(6) “Parental support obligation” means the proportion of total support obligation a parent is ordered to pay in money as child support.
(7) “Self-support reserve” means the needs standard established annually by the commissioner of social welfare which shall be an amount sufficient to provide a reasonable subsistence compatible with decency and health. The needs standard shall take into account the available income of the parent responsible for payment of child support.
(8) “Total support obligation” means the sum of money determined by adding (i) amounts derived from the support guideline appropriate to the parties’ available income, (ii) child care costs, and (iii) extraordinary expenses.
Vermont Divorce Definitions
This collection of definitions will help clarify some unique characteristics to the Vermont Divorce laws, process and paperwork which is filed with the court.
Filing Party Title:
The spouse who will initiate the Divorce by filing the required paperwork with the court.
Non-Filing Party Title:
The spouse who does not initiate the Divorce with the court.
State of Vermont, Family Court, _____________ County
The proper name of the court in which a Divorce is filed in the state of Vermont. Each jurisdictional court typically has a domestic relations or a family law department or division.
The state run office devoted to enforcing existing child support orders and collecting any past due child support.
In Re the Marriage of
The lead-in verbiage used in the legal caption or header of the documents filed with the court. The introduction typically prefaces both spouse’s names.
Initial Divorce Document:
Complaint for Divorce
The title and name of the legal document that will initiate the Vermont Divorce process. The filing spouse is also required to provide the non-filing spouse a copy of this document.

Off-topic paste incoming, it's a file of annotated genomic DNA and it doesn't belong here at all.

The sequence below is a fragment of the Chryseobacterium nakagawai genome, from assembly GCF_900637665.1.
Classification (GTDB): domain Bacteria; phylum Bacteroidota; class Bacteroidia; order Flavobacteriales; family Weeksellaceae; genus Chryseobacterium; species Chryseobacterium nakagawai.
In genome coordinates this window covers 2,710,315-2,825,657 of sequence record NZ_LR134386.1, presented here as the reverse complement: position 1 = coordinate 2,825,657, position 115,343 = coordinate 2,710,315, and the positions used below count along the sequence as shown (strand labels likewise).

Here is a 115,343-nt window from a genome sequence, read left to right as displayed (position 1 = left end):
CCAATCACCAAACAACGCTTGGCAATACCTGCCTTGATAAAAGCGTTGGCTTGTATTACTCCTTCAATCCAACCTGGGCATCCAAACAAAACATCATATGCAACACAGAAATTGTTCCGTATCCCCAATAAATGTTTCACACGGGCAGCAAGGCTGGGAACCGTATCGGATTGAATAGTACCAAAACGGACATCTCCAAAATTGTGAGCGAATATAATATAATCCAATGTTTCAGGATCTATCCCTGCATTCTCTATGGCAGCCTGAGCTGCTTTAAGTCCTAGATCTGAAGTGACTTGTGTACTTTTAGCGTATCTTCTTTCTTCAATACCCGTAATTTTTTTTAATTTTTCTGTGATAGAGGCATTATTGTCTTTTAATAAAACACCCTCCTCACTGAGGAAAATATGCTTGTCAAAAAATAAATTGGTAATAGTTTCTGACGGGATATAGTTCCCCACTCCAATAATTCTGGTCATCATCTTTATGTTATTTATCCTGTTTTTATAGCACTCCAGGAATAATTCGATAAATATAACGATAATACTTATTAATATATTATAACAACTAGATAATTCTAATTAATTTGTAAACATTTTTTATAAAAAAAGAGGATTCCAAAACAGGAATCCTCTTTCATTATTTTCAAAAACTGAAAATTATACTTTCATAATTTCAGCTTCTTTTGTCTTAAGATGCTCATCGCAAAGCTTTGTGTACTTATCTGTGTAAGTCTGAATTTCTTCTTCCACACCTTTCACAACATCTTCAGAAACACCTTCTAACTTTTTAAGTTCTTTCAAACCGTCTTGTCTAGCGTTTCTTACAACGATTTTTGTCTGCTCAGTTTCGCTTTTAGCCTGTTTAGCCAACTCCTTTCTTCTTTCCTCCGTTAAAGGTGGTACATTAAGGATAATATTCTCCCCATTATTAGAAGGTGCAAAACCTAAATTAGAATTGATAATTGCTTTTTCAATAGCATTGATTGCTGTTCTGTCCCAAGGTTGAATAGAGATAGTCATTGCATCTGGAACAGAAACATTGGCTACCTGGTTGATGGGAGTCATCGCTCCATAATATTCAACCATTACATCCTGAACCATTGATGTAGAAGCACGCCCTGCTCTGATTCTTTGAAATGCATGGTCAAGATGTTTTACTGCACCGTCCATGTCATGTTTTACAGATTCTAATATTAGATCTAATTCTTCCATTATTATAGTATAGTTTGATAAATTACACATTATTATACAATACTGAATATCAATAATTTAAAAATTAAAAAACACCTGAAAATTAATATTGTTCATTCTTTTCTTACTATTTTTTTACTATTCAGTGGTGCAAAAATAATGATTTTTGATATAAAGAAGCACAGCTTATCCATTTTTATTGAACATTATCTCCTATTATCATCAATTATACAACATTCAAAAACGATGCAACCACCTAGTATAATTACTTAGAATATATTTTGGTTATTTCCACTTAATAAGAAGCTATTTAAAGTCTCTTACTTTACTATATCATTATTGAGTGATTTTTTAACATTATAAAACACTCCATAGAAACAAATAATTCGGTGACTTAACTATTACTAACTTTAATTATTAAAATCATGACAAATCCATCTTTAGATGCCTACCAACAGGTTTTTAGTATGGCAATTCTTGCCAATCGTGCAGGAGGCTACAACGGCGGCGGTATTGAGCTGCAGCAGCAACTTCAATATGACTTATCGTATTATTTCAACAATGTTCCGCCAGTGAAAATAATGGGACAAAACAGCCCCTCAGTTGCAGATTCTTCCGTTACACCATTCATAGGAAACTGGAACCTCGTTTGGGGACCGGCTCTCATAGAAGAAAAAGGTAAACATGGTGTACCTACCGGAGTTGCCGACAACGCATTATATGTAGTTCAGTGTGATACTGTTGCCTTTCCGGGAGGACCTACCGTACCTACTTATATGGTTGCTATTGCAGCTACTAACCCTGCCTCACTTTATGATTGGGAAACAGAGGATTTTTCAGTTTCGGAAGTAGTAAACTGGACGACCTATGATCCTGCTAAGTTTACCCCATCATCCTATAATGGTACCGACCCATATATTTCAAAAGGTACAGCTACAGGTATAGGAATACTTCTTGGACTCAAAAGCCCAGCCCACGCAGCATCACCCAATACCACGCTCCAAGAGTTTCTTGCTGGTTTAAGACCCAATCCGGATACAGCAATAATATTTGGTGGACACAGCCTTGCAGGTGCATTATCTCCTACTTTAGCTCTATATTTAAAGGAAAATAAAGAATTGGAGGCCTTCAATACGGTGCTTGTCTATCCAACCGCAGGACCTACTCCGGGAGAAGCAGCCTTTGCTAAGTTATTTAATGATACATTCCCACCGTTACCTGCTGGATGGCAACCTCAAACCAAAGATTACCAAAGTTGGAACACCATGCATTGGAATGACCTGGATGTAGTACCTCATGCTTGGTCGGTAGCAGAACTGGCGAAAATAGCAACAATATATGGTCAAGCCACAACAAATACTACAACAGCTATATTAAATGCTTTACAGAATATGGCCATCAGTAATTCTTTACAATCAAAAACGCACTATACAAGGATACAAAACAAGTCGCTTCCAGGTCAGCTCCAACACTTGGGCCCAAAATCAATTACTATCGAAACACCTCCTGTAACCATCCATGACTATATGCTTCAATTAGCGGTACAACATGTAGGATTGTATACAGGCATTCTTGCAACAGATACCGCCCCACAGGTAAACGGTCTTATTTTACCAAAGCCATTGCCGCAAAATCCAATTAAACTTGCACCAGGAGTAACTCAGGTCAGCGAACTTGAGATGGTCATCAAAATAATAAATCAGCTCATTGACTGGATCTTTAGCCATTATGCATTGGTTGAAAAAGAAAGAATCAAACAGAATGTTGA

Final Divorce Document:
Decree of Divorce
The title and name of the legal document that will finalize the Vermont Divorce process. This document will be signed by the judge, master, or referee of the court to declare your marriage officially terminated.
Clerk’s Office Name:
County Clerk’s Office of the Family Court
The office of the clerk that will facilitate the Divorce process. This is the title you would address letters to or ask for when contacting the courthouse.
The grounds for legal separation (divorce from bed and board) are: (1) living separate and apart without cohabitation for 6 months; (2) adultery; (3) imprisonment for 3 years or more or for life; (4) willful desertion for 7 years; (5) cruel and inhuman treatment of intolerable severity; (6) incurable mental illness; and (7) gross neglect. Either spouse must be a resident of Vermont for 6 months before filing for legal separation. [Vermont Statutes Annotated; Title 15, Sections 551, 555, and 592].
The applicable Vermont law that will dictate how property and debt is to be divided upon Divorce.